People are brainwashed by what is thought to be a perfect life and perceive nothing to be better. Many places are dystopias; the people think their life is perfect, recognizing nothing of what they could be. Anywhere can become a dystopia, even the current society today. It already is a technology based society with constant watch on the citizens, who can merely choose and nothing much more.
Just like the dystopian society found in “The Veldt” citizens already spend more than enough time on their devices. “The Veldt” represents a short story showing what the author believes what will happen with more advancements in technology. In “The Veldt” when the father of two children advises them that he is planning on “turning the whole house off,” the children overreact, saying “That sounds dreadful!” “Oh, I hate you!” and “I wish you were dead!” (Bradbury). Several individuals do overreact when they are ‘punished’ with time away from technology. So many more childlike people do not know a life away from technology, they can’t imagine one without it. In our current society, technology is literally killing individuals, and so many people don’t even care. “Distracted driving of all sorts killed at least 3,179 people last year. But all the attention paid to the deadly consequences in recent years hasn’t stopped people from whipping out their smartphones,” according to Smart phones are distracting, but many users willing to accept the risks (Halsey III). So many humans have gotten into the routine of always having their cell phones that it is diverting them from not only their lives, but other humans’s lives, enough to get them killed. All of the terrible things that happen because of technology, most people don’t care one bit, they merely neglect it and keep doing what they are doing. So many people find it hard to take breaks, gradually forming us into a technology based society, all that seems to matter is slowly becoming something that isn’t even real. Technology is developing society into a dystopia and no one is even noticing.
Not only are we being ruled by technology, citizens in our society are under constant surveillance and don’t even recognize it. We are like those in the novel The Giver, with a watch on us keeping us on track. In The Giver, after the leading protagonist Jonas takes an apple home from their recreation area after noticing an imperfection in it, the government enunciated “that objects are not to be removed from the recreation area” (Lowry 23). The government noticed him take the apple just like they’ve noticed everything else he has done. The people think they have freedom, but they don’t, they have more eyes on them making sure they stick to the script. The same thing goes in our society. “The National Security Agency in the U.S. tracks the metadata surrounding the billions of digital messages Americans send every day” thanks to Surveillance society: 7 ways you’re being watched, and didn’t know it, we know it (Johnson). The government primarily knows our every move. So many citizens are on technology all the time; they can easily track us. People do so many things and don’t even know someone else sees it, and people can almost control what we do and when we do it.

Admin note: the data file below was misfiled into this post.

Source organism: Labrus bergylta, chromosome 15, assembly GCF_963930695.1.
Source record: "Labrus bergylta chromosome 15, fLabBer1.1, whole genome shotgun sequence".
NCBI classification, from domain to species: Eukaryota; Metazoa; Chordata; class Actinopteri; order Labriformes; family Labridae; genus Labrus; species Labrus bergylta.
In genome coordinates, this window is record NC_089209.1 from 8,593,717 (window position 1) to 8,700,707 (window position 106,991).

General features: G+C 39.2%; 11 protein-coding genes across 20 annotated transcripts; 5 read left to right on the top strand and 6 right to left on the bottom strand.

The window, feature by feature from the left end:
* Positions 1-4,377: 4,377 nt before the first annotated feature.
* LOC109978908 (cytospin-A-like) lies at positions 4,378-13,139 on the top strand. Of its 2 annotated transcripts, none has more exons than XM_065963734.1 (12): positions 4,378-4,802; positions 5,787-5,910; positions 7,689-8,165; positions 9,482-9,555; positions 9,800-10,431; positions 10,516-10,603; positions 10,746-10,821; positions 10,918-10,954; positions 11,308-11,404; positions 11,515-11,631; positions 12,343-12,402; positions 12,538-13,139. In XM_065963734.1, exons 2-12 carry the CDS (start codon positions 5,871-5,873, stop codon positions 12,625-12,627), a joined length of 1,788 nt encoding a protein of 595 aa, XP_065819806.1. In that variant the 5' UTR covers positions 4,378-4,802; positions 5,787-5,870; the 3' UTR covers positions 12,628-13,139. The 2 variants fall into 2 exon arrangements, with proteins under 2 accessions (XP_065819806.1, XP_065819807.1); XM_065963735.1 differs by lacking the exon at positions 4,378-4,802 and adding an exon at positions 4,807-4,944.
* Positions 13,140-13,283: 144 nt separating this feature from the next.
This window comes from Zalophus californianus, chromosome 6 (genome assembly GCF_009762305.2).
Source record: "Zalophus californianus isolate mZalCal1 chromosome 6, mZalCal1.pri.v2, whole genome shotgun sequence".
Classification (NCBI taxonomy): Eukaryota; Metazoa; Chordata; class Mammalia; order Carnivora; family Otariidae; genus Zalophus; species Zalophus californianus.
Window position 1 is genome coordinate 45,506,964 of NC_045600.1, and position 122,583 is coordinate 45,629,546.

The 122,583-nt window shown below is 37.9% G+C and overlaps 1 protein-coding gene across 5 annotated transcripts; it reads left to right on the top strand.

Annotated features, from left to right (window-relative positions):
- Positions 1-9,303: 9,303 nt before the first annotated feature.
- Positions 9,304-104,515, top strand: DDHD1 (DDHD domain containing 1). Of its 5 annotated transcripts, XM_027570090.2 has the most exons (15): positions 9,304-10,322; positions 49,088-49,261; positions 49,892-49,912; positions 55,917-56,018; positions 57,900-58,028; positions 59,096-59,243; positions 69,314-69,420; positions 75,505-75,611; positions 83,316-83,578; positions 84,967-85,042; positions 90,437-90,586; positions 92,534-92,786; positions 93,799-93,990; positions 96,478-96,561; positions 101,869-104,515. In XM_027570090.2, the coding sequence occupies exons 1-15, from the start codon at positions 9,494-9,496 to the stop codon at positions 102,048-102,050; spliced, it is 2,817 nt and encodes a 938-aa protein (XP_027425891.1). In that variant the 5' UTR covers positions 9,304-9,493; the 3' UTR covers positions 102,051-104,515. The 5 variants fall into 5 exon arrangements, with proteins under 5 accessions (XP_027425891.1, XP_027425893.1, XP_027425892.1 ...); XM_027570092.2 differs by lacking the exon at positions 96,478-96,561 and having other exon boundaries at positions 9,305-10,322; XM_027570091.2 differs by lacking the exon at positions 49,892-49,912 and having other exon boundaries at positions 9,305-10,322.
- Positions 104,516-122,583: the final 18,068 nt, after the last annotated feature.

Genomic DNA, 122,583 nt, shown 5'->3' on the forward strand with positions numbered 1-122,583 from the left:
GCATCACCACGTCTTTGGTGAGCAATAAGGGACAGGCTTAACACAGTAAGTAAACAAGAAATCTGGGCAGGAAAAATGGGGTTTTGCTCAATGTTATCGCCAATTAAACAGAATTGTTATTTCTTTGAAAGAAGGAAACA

Although the world is becoming a dystopian society with technology and surveillance, people still exercise a freedom to choose. People could choose to turn back and make sure it doesn’t become a dystopia, but don’t. People could conform and cause sameness, making all individuality close, and with that, freedom. In the story “Harrison Bergeron” all characters that have any qualities that are above average have to wear handicaps. Big weights for stronger people, earpieces for smarter people, just so they couldn’t take advantage of their abilities. “They were equal every which way. Nobody was smarter than anybody else. Nobody was better looking than anybody else. Nobody was stronger or quicker than anybody else” (Vonnegut, Jr.). Every move they made, the government had control of because of their handicaps. They had no freedom, no individuality, nothing. Today’s society is gradually becoming like that of Harrison Bergeron’s world. Katie Kehl, author of Conformity Attacking Today’s Youth, recognizes why it is happening. She thinks,’teens conform because they want to fit in. Being different is no longer a positive attribute.” (Kehl). People no longer admire different people. All people want to do is fit in, which is inspiring them to conform, which can cause sameness, taking away everything we have left, and surrendering the government in control. The society people live in today has nothing left but their individuality, which is also being taken away, by themselves.
The people in today’s society aren’t noticing their freedoms being taken away by technology and surveillance. People don’t notice their choice is all they have left of themselves, and they can relieve themselves. They are establishing the next dystopia. Merely imagine what would happen if you lived in a dystopia. It may seem pleasant, but it could be more. People need to be making sure our world doesn’t become a dystopia.